• Luke Hemsworth as Charlie Kent
  • Luke Ford as Chester Huntington
  • Bren Foster as Morgan Jacklar
  • Dwaine Stevenson as Rex Mannings
  • Harry Pavlidis as Harris Menzies
  • Louisa Mignone as Philipa Boxen
  • Kevin Copeland as Seet Johanson
  • Richard Huggett as Montoli
  • Tess Haubrich as Lisa Carmichael
  • Matt Minto as The Chief
  • Andy Rodoreda as Sefton Norick
  • Paul Winchester as David Ponter
  • Brendan Clearkin as Depot Sergeant Hackford
  • Richard Maait as Matson
  • Damon Manna as Father


Shooting began in Sydney in October 2013.[3][4]


Infini had its international premiere on 11 April 2015 at the Brussels International Fantastic Film Festival. It was released simultaneously in the US and Australia.[5] The film was not released theatrically in Australia, due to fears of piracy.[6]


Rotten Tomatoes, a review aggregator, reports that 36% of fourteen surveyed critics gave the film a positive review; the average rating is 4.9/10.[7] Dov Kornits of the Australian magazine Filmink wrote, "Infini is leading the charge in genre filmmaking in this country, proving that we have the chops to compete on the world stage."[8] Commenting on the film's similarity to Aliens, David Stratton of The Australian wrote, "Resourcefulness is all very well, but a fresh approach to the familiar cliches would also be appreciated."[9] Harry Windsor of The Hollywood Reporter called it "a genre retread in search of a plot".[10] Andrew Marshall of Starburst rated it 6/10 stars and wrote that the film "lacks the follow through to capitalise on its ideas or required sense of humanity to make you actually care".[11] Simon Abrams of The Village Voice wrote, "Infini doesn't go anywhere that superior science fiction films haven't already, but for a while, it's exciting enough to feel brand-new."[12] Oliver Pfeiffer of SciFiNow rated it 4/5 stars and called it "bold, gut-wrenching" with the "real masterstroke at play...the menacingly immersive production design and deeply atmospheric soundtrack".[13] Christopher Webster of Quiet Earth wrote that it "feels like an R-rated Twilight Zone episode more than a feature film".[14]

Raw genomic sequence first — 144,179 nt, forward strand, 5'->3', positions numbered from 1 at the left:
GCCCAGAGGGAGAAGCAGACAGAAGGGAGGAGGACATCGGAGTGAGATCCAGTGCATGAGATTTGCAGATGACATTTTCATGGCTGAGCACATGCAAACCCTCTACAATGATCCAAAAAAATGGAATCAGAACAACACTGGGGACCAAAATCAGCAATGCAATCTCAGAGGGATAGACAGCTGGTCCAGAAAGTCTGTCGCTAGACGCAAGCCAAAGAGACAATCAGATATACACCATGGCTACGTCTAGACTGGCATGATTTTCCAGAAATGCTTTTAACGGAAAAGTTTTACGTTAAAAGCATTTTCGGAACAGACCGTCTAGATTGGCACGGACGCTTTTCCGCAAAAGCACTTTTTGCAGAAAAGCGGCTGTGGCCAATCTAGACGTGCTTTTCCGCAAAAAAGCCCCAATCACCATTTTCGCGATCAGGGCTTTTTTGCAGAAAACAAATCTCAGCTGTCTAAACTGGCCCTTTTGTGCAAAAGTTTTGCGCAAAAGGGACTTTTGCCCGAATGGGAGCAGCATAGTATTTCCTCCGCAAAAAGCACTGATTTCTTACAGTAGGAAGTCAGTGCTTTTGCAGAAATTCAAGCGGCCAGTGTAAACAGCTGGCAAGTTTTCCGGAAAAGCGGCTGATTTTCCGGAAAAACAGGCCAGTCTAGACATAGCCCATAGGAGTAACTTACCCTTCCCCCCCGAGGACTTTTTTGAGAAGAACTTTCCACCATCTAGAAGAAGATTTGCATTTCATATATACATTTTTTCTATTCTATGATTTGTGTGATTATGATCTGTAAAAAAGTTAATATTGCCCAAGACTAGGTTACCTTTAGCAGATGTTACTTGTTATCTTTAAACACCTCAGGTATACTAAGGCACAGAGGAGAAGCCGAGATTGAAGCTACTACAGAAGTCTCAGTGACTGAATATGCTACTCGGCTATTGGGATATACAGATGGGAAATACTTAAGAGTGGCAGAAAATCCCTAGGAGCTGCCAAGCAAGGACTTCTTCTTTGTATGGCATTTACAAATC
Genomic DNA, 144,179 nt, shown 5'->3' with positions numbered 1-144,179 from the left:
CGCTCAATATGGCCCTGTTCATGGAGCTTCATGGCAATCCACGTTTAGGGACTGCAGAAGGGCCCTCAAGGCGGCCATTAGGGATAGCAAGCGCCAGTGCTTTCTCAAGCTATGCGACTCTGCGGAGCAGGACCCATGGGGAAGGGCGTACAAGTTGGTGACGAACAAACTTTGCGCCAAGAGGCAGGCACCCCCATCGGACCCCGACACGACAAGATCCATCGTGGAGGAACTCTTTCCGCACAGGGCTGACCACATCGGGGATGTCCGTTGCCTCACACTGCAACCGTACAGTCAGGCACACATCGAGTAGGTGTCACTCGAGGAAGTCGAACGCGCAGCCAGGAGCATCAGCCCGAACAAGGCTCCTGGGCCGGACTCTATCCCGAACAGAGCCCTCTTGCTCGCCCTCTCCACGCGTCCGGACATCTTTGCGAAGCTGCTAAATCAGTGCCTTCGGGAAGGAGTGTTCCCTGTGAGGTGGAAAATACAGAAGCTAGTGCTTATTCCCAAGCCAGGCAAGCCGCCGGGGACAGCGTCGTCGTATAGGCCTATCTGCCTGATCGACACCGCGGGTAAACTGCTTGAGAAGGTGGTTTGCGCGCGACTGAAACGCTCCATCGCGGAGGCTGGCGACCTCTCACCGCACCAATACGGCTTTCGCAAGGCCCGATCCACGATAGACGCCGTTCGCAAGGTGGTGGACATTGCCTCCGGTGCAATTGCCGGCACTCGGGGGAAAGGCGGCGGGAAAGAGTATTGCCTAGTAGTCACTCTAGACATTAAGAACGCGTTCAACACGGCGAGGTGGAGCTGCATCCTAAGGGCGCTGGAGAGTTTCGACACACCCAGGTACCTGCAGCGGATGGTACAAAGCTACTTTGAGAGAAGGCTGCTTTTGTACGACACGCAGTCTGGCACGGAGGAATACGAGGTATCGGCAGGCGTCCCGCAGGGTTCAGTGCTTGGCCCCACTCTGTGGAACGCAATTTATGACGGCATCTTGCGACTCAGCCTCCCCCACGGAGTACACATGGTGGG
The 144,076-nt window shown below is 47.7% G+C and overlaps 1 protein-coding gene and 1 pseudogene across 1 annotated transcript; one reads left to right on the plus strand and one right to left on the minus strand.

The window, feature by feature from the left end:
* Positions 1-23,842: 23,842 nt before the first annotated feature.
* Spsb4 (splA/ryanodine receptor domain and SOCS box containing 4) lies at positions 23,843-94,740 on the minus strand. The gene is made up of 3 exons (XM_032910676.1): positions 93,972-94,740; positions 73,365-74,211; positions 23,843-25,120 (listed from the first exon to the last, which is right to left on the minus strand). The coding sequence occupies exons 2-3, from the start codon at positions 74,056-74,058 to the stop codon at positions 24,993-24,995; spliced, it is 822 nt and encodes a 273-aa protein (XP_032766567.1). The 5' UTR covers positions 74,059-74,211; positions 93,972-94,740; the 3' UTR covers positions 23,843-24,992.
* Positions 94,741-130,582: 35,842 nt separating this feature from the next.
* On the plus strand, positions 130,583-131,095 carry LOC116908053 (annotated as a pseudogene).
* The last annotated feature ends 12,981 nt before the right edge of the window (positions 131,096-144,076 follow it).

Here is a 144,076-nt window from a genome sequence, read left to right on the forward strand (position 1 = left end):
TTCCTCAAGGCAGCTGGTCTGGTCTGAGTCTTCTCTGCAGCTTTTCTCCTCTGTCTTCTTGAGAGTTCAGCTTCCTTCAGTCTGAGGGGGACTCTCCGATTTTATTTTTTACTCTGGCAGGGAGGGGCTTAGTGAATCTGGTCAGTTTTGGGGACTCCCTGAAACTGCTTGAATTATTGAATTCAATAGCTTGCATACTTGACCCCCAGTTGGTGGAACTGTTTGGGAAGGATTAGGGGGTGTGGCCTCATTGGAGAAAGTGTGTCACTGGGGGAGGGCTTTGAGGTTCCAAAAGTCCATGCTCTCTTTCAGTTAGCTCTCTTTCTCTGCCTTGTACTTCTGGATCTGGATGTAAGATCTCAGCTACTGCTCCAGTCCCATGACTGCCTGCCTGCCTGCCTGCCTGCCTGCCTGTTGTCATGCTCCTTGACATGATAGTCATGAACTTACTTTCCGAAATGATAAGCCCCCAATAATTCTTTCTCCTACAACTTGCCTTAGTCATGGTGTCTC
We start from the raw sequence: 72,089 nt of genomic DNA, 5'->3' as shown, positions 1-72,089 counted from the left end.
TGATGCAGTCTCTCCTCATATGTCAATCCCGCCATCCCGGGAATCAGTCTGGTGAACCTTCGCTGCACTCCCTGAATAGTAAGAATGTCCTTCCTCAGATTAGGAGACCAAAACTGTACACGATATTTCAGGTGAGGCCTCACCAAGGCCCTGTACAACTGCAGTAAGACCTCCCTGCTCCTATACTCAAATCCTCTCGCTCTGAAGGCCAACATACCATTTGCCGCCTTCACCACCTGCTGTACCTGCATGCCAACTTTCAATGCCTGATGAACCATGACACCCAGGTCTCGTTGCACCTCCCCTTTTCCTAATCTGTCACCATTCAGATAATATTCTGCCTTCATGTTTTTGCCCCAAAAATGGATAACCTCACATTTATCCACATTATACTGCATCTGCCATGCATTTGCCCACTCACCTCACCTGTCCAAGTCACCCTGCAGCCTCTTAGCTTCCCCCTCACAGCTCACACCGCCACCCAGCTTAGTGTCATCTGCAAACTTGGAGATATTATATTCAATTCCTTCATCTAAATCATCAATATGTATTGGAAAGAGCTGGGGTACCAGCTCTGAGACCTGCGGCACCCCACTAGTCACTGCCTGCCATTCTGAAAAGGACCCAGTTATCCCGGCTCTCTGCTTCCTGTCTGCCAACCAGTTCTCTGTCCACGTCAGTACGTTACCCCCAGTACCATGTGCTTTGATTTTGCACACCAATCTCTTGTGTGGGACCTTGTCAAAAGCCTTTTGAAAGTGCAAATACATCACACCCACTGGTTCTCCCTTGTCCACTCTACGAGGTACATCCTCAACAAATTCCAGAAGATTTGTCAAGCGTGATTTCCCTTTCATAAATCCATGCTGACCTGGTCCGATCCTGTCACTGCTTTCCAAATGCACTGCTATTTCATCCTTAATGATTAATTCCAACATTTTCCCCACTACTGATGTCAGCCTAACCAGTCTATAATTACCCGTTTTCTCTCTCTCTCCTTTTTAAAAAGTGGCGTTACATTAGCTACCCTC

1. ^ Luke Buckmaster. "Shane Abbess: Infini film marks return of Aussie science fiction's prodigal son". The Guardian.
  2. ^ Sandy George (24 February 2015). "Why Shane Abbess returned to Australia to make Infini after years away in Hollywood". Special Broadcasting Service.
  3. ^ Groves, Don (25 October 2013). "Shane Abbess tackles Infini". Inside Film. Retrieved 5 September 2015.
  4. ^ George, Sandy (24 February 2015). "Why Shane Abbess returned to Australia to make Infini after years away in Hollywood". SBS Movies.
  5. ^ Groves, Don (22 April 2015). "Infini set for digital release in Oz and US". Inside Film. Retrieved 5 September 2015.
  6. ^ Bodey, Michael (4 May 2015). "Film Piracy Plague Heads Off Local Release of Infini". The Australian. Retrieved 5 September 2015.
  7. ^ "Infini (2015)". Rotten Tomatoes. Retrieved 16 October 2015.
  8. ^ Kornits, Dov (4 May 2015). "Infini". Filmink. Retrieved 5 September 2015.
  9. ^ Stratton, David (9 May 2015). "A Royal Night Out, Infini: Royals just want to have fun". The Australian. Retrieved 5 September 2015.
  10. ^ Windsor, Harry (7 May 2015). "'Infini': Film Review". The Hollywood Reporter. Retrieved 5 September 2015.
  11. ^ Marshall, Andrew (14 July 2015). "INFINI [Edinburgh Film Festival]". Starburst. Retrieved 5 September 2015.
  12. ^ Abrams, Simon. "Infini (R)". The Village Voice. Retrieved 5 September 2015.
  13. ^ Pfeiffer, Oliver. "SciFiNow". SciFiNow.
  14. ^ Webster, Christopher (30 April 2015). "INFINI Review: In Space Everyone Can Hear You Scream". Quiet Earth. Retrieved 5 September 2015.